In this exclusive HM column, Patrick Bosworth, the co-founder and CEO of revenue strategy technology company Duetto, makes his case for why having a clear focus on China can no longer be an afterthought for U.S. hotels and companies.
What is your China strategy? If you can’t answer that question right now, you’re drastically behind the rest of the global hotel industry, which is attracting unprecedented interest from Chinese investors and tourists.
Just this week, Han’s Holding Group filed a development application for a $500-million mixed-use property in Sydney, which is impressive, but pales in comparison to last month’s multibillion-dollar investments by HNA Group in Hilton Worldwide and China Life Insurance in Starwood Capital Group.
What this incredible activity says to me is this: Chinese companies, seemingly across the board, view the global hospitality industry as a rewarding place to invest. The hotel space now has a few worldwide players after much consolidation, but it took decades to form, and it could be upended to look completely different in only a couple years.
Chinese Investors Raise the Stakes
Up to now, the global hospitality industry has been dominated by firms from the U.S. and Western Europe. There had not really been other markets of major influence—until Chinese investors started acquiring major stakes in those companies from the West.
The trend of major institutional investors from China eyeing Western hotels and companies has been active for the past several years. Some have had a major impact on massive mergers and acquisitions, even when they miss out on the action, as Chinese insurer Anbang did when its bid for Starwood Hotels and Resorts lost out to Marriott International’s earlier this year. Anbang, of course, is doing just fine for itself, having acquired most of Strategic Hotels & Resorts in September.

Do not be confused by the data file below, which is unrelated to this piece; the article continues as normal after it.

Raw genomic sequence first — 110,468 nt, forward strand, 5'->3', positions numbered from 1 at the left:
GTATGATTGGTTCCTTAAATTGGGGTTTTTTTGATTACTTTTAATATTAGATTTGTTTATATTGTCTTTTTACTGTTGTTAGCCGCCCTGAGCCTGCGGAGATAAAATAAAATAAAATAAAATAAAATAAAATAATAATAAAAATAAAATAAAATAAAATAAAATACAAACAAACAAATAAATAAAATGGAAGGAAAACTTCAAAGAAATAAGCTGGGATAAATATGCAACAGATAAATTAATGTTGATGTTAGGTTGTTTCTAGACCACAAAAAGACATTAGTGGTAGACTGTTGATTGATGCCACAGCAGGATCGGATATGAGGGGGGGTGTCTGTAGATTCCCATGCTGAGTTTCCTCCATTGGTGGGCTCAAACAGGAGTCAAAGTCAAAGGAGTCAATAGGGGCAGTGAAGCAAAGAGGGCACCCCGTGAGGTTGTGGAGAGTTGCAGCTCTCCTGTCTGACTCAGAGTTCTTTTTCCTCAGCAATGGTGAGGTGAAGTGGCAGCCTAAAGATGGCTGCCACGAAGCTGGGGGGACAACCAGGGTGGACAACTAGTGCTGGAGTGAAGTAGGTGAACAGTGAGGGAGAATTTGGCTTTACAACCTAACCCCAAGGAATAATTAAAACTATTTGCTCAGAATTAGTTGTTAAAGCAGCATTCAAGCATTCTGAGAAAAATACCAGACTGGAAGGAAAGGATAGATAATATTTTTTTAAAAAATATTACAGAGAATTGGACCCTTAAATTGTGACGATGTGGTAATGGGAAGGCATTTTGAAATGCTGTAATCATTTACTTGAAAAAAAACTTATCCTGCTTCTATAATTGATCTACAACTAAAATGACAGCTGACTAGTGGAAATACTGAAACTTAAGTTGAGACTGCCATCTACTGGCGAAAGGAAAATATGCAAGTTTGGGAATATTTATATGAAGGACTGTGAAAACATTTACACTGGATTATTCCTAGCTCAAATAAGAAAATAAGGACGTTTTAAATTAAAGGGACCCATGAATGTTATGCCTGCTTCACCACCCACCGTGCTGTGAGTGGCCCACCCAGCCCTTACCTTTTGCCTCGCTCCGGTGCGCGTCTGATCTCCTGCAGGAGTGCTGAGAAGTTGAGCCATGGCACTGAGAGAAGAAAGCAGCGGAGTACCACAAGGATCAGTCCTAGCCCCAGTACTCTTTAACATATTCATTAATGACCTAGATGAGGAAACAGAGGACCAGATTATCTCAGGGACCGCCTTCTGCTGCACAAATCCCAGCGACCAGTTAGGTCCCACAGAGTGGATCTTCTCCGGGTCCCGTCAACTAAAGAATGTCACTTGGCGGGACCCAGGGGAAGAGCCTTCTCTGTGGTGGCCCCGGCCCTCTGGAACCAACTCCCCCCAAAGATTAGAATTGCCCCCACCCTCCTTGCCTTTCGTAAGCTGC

As HOTEL MANAGEMENT editors have written previously, Chinese investors have turned to real estate assets, like American and European hotels, for safe haven on fears of a volatile Chinese economy. In fact, as CBRE noted in an August report, Chinese groups accounted for three-fifths of total Asian outbound investment.
If Chinese companies are looking to get money converted out of renminbi into dollars, euros and pounds, the hospitality industry is a good place to do it, particularly as Chinese outbound tourism is in its infancy. Given all those reasons, it’s fascinating to see how big a bet Chinese companies are making and what that might mean for the industry.
Even though there are periodic ups and downs in this industry, major investors see hotels as a relatively safe place to park money over the long term.
It’s an industry driven by real estate, and the product of a hotel stay doesn’t go in and out of vogue. We talk about the prospect of disruption a lot, but let’s be honest: The home-sharing format is never going to completely replace the hotel experience. There is always a place for a proper hotel with a concierge and front desk, a three-daypart restaurant and a location in a thriving city center or near a convention site.
A Growing Base of Hotel Guests
These new partnerships with Chinese investors are also beneficial to hotel companies looking to grow within China and appeal to its growing middle class of leisure travelers who are increasingly traveling to the U.S. and Europe.
Hilton Worldwide CEO Chris Nassetta talked about this during the company’s most recent earnings call with investors, touting HNA Group’s exposure to China’s travel and tourism industry, including an airline with millions of loyalty club members.
“We have our customer base, they have their base, and there is not much overlap between our customer base and theirs,” Nassetta said. “So there is opportunity to connect those bases. It’s mutually beneficial.”
He added that HNA’s relationships and reach with Chinese lenders and markets would be another tailwind for growing in that country.
Hotels should also be ready to invest in their properties and the experiences they can offer Chinese guests. According to a recent study by the British Hospitality Association, tastes of Chinese consumers are expected to creep upward from their current preferences for three- and four-star hotels. The report’s authors suggested hotels be able to accept Chinese credit cards, offer familiar food-and-beverage options and have Mandarin speakers available to lead tours or handle customer-service issues.
The upshot of all this interest in Western hotel companies from Chinese investors and consumers is that this industry is more global than ever. As hotel markets in the West mature further and face a cyclical slowdown in growth, they’ll need to be open to new opportunities coming from China.
All why this is a must: Make sure your property has a plan for attracting these new guests and backers looking to put more money into hotels.
Patrick Bosworth is co-founder and CEO of Duetto, a San Francisco-based developer of revenue strategy technology for hotels and casinos. Before leading Duetto, he was director of yielding and business strategy for Wynn Las Vegas.